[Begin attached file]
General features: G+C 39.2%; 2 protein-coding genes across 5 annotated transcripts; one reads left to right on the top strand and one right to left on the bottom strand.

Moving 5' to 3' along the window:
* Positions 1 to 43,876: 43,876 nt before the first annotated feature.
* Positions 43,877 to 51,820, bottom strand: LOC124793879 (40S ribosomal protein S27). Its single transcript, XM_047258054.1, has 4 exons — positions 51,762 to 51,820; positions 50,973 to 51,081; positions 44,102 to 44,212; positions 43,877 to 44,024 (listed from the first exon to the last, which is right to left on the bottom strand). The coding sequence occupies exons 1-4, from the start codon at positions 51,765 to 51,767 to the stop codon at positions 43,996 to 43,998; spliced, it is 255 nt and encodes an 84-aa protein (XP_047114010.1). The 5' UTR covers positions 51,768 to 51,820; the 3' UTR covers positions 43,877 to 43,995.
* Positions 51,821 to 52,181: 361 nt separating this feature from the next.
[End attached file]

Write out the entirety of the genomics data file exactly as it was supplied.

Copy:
General features: G+C 39.2%; 2 protein-coding genes across 5 annotated transcripts; one reads left to right on the top strand and one right to left on the bottom strand.

Moving 5' to 3' along the window:
* Positions 1 to 43,876: 43,876 nt before the first annotated feature.
* Positions 43,877 to 51,820, bottom strand: LOC124793879 (40S ribosomal protein S27). Its single transcript, XM_047258054.1, has 4 exons — positions 51,762 to 51,820; positions 50,973 to 51,081; positions 44,102 to 44,212; positions 43,877 to 44,024 (listed from the first exon to the last, which is right to left on the bottom strand). The coding sequence occupies exons 1-4, from the start codon at positions 51,765 to 51,767 to the stop codon at positions 43,996 to 43,998; spliced, it is 255 nt and encodes an 84-aa protein (XP_047114010.1). The 5' UTR covers positions 51,768 to 51,820; the 3' UTR covers positions 43,877 to 43,995.
* Positions 51,821 to 52,181: 361 nt separating this feature from the next.